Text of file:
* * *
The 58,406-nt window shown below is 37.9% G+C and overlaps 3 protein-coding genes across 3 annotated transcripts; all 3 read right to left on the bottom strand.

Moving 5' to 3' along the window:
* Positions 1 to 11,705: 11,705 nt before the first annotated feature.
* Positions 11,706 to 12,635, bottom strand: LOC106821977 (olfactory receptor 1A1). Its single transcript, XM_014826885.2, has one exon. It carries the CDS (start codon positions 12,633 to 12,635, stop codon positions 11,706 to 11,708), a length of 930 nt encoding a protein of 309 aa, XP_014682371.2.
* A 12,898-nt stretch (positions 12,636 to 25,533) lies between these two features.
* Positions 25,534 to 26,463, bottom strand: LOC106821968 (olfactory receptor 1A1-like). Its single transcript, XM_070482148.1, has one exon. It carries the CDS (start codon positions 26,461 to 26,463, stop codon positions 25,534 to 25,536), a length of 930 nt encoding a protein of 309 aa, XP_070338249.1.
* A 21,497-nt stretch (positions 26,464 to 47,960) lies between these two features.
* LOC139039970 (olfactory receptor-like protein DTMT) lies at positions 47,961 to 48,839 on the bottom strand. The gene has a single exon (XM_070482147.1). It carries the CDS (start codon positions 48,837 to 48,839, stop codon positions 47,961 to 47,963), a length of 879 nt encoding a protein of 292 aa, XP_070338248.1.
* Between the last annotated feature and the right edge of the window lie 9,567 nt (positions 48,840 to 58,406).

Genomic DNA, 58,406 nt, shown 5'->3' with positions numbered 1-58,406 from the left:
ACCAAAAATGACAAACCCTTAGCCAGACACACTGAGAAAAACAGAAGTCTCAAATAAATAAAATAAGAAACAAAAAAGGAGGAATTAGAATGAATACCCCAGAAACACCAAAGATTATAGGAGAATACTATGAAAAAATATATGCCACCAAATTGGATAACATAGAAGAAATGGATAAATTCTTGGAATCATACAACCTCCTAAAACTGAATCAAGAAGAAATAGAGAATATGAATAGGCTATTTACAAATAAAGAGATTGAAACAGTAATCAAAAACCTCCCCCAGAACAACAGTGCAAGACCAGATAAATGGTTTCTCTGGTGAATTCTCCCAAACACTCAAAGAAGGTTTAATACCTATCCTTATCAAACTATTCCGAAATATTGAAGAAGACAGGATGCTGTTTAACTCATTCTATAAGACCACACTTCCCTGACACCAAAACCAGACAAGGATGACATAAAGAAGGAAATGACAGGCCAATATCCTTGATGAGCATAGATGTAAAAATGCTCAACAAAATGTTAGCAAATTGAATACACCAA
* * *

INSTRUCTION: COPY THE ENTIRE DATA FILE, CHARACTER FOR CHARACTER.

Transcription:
The 58,406-nt window shown below is 37.9% G+C and overlaps 3 protein-coding genes across 3 annotated transcripts; all 3 read right to left on the bottom strand.

Moving 5' to 3' along the window:
* Positions 1 to 11,705: 11,705 nt before the first annotated feature.
* Positions 11,706 to 12,635, bottom strand: LOC106821977 (olfactory receptor 1A1). Its single transcript, XM_014826885.2, has one exon. It carries the CDS (start codon positions 12,633 to 12,635, stop codon positions 11,706 to 11,708), a length of 930 nt encoding a protein of 309 aa, XP_014682371.2.
* A 12,898-nt stretch (positions 12,636 to 25,533) lies between these two features.
* Positions 25,534 to 26,463, bottom strand: LOC106821968 (olfactory receptor 1A1-like). Its single transcript, XM_070482148.1, has one exon. It carries the CDS (start codon positions 26,461 to 26,463, stop codon positions 25,534 to 25,536), a length of 930 nt encoding a protein of 309 aa, XP_070338249.1.
* A 21,497-nt stretch (positions 26,464 to 47,960) lies between these two features.
* LOC139039970 (olfactory receptor-like protein DTMT) lies at positions 47,961 to 48,839 on the bottom strand. The gene has a single exon (XM_070482147.1). It carries the CDS (start codon positions 48,837 to 48,839, stop codon positions 47,961 to 47,963), a length of 879 nt encoding a protein of 292 aa, XP_070338248.1.
* Between the last annotated feature and the right edge of the window lie 9,567 nt (positions 48,840 to 58,406).

Genomic DNA, 58,406 nt, shown 5'->3' with positions numbered 1-58,406 from the left:
ACCAAAAATGACAAACCCTTAGCCAGACACACTGAGAAAAACAGAAGTCTCAAATAAATAAAATAAGAAACAAAAAAGGAGGAATTAGAATGAATACCCCAGAAACACCAAAGATTATAGGAGAATACTATGAAAAAATATATGCCACCAAATTGGATAACATAGAAGAAATGGATAAATTCTTGGAATCATACAACCTCCTAAAACTGAATCAAGAAGAAATAGAGAATATGAATAGGCTATTTACAAATAAAGAGATTGAAACAGTAATCAAAAACCTCCCCCAGAACAACAGTGCAAGACCAGATAAATGGTTTCTCTGGTGAATTCTCCCAAACACTCAAAGAAGGTTTAATACCTATCCTTATCAAACTATTCCGAAATATTGAAGAAGACAGGATGCTGTTTAACTCATTCTATAAGACCACACTTCCCTGACACCAAAACCAGACAAGGATGACATAAAGAAGGAAATGACAGGCCAATATCCTTGATGAGCATAGATGTAAAAATGCTCAACAAAATGTTAGCAAATTGAATACACCAA